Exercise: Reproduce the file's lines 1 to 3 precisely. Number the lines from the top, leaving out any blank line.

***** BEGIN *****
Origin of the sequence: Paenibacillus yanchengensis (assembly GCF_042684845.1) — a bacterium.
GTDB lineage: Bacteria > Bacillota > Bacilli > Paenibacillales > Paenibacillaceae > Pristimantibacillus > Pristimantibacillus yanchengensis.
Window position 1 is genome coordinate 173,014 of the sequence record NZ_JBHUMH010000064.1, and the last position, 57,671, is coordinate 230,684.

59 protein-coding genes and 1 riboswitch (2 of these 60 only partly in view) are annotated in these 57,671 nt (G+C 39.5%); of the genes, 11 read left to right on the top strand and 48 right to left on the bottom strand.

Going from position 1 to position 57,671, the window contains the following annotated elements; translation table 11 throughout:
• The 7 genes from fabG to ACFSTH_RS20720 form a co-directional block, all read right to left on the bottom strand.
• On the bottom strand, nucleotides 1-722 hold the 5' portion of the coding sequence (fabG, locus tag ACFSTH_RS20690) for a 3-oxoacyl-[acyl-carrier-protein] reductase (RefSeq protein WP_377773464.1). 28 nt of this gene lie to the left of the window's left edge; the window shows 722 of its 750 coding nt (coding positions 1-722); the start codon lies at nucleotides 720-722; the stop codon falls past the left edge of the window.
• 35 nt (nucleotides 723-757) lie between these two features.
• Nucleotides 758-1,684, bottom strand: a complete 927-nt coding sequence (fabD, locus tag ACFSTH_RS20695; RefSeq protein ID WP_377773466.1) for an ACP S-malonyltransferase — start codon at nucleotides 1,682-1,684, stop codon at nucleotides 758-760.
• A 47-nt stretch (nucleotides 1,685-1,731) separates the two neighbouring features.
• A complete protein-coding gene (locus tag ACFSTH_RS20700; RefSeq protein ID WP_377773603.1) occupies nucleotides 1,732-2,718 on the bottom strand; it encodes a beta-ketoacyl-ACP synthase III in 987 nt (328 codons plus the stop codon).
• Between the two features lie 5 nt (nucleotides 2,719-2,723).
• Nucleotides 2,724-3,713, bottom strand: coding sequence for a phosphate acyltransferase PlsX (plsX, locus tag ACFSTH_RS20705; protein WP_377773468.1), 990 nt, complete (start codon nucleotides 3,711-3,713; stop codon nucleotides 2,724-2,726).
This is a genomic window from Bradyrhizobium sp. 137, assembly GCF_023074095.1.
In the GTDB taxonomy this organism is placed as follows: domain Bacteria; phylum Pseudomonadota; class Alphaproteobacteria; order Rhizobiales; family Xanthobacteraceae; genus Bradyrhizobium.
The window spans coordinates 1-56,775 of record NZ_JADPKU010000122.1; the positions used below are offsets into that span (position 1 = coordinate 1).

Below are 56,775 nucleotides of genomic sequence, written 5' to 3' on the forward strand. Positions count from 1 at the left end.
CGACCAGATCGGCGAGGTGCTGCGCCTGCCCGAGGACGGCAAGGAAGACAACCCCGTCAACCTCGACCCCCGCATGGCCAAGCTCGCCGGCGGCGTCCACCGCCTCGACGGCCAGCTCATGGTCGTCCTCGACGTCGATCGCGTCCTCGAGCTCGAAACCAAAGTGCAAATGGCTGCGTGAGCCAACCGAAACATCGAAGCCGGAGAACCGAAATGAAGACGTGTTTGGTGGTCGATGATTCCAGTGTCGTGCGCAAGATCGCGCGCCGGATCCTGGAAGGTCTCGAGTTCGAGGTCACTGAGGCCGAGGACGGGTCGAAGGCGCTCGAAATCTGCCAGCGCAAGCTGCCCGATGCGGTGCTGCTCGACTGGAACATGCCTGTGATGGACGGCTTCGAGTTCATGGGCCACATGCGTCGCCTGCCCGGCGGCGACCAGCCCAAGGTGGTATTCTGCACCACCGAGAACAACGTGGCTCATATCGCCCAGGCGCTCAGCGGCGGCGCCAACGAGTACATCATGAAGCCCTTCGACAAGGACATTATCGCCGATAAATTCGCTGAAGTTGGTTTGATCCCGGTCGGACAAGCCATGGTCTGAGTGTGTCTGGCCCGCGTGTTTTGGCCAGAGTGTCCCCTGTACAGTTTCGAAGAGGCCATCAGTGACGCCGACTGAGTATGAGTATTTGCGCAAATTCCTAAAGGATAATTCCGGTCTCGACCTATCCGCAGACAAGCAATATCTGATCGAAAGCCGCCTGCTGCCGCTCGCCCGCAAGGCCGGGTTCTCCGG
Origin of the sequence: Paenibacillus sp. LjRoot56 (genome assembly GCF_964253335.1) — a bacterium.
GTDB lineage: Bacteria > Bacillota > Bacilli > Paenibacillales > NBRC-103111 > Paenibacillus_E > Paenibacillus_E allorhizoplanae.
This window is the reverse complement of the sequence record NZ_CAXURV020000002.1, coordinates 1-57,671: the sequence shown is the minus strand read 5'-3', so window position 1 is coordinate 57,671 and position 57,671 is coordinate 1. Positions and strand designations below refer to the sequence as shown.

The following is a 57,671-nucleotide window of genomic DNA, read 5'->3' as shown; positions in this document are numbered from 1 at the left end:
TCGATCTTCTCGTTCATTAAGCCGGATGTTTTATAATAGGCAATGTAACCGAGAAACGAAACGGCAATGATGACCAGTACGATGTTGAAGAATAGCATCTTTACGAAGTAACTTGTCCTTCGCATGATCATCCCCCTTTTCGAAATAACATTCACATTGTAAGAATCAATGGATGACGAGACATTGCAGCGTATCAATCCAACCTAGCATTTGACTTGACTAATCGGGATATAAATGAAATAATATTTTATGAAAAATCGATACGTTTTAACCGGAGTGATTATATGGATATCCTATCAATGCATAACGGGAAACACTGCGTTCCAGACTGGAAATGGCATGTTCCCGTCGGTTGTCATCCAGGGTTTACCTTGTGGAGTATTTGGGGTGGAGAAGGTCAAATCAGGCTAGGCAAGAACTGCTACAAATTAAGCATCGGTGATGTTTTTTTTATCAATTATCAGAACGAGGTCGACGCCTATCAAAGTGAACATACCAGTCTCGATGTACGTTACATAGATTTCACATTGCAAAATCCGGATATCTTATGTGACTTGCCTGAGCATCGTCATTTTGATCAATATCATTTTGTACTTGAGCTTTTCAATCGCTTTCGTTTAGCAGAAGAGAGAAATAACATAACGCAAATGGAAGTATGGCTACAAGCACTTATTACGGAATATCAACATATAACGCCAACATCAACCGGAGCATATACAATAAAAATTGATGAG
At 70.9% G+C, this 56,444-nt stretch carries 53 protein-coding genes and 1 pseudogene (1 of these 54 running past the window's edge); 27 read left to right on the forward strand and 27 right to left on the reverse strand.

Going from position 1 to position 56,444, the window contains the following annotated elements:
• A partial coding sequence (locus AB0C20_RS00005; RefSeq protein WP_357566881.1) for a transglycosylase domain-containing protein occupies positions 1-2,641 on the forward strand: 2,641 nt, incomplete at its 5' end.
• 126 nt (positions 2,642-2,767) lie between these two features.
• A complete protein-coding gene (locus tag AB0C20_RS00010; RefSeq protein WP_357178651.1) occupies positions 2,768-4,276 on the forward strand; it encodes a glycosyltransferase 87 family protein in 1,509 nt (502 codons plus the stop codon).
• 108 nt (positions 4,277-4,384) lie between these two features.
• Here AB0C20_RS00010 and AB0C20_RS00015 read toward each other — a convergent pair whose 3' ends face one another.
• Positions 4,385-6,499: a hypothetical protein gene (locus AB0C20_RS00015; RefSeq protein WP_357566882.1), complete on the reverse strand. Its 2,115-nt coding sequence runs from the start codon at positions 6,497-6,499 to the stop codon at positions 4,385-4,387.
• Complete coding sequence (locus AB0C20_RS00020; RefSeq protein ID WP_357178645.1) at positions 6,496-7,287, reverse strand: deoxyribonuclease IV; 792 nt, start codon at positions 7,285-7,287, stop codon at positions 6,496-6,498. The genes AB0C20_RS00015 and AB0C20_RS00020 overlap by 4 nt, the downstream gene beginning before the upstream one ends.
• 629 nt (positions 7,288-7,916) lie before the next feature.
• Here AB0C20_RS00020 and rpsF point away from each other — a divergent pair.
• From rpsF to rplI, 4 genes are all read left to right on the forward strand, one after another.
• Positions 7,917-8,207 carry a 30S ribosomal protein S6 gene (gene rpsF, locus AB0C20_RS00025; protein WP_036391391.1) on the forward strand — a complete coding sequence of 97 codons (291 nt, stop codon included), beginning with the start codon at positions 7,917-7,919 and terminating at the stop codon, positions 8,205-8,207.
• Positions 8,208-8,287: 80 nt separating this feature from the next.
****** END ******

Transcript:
Origin of the sequence: Paenibacillus yanchengensis (assembly GCF_042684845.1) — a bacterium.
GTDB lineage: Bacteria > Bacillota > Bacilli > Paenibacillales > Paenibacillaceae > Pristimantibacillus > Pristimantibacillus yanchengensis.
Window position 1 is genome coordinate 173,014 of the sequence record NZ_JBHUMH010000064.1, and the last position, 57,671, is coordinate 230,684.